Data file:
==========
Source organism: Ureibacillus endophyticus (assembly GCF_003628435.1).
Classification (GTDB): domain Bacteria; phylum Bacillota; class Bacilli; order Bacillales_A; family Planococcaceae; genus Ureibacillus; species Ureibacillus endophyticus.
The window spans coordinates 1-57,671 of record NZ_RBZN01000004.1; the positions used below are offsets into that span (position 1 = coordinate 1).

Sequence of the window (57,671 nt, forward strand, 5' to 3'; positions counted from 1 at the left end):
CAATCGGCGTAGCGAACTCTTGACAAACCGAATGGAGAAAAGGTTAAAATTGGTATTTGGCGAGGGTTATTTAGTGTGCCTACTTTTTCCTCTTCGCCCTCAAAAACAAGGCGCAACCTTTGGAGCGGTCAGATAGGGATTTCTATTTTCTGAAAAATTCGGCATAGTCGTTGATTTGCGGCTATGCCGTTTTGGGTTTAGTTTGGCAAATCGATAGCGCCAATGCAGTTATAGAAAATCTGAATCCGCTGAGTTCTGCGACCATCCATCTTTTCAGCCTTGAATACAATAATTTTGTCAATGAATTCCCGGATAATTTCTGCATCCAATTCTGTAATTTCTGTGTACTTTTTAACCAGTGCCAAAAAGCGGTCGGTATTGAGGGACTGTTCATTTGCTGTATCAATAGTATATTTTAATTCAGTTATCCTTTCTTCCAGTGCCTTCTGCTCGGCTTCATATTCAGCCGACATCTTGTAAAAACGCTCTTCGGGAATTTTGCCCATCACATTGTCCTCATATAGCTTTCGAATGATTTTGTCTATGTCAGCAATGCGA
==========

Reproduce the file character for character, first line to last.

Source organism: Ureibacillus endophyticus (assembly GCF_003628435.1).
Classification (GTDB): domain Bacteria; phylum Bacillota; class Bacilli; order Bacillales_A; family Planococcaceae; genus Ureibacillus; species Ureibacillus endophyticus.
The window spans coordinates 1-57,671 of record NZ_RBZN01000004.1; the positions used below are offsets into that span (position 1 = coordinate 1).

Sequence of the window (57,671 nt, forward strand, 5' to 3'; positions counted from 1 at the left end):
CAATCGGCGTAGCGAACTCTTGACAAACCGAATGGAGAAAAGGTTAAAATTGGTATTTGGCGAGGGTTATTTAGTGTGCCTACTTTTTCCTCTTCGCCCTCAAAAACAAGGCGCAACCTTTGGAGCGGTCAGATAGGGATTTCTATTTTCTGAAAAATTCGGCATAGTCGTTGATTTGCGGCTATGCCGTTTTGGGTTTAGTTTGGCAAATCGATAGCGCCAATGCAGTTATAGAAAATCTGAATCCGCTGAGTTCTGCGACCATCCATCTTTTCAGCCTTGAATACAATAATTTTGTCAATGAATTCCCGGATAATTTCTGCATCCAATTCTGTAATTTCTGTGTACTTTTTAACCAGTGCCAAAAAGCGGTCGGTATTGAGGGACTGTTCATTTGCTGTATCAATAGTATATTTTAATTCAGTTATCCTTTCTTCCAGTGCCTTCTGCTCGGCTTCATATTCAGCCGACATCTTGTAAAAACGCTCTTCGGGAATTTTGCCCATCACATTGTCCTCATATAGCTTTCGAATGATTTTGTCTATGTCAGCAATGCGA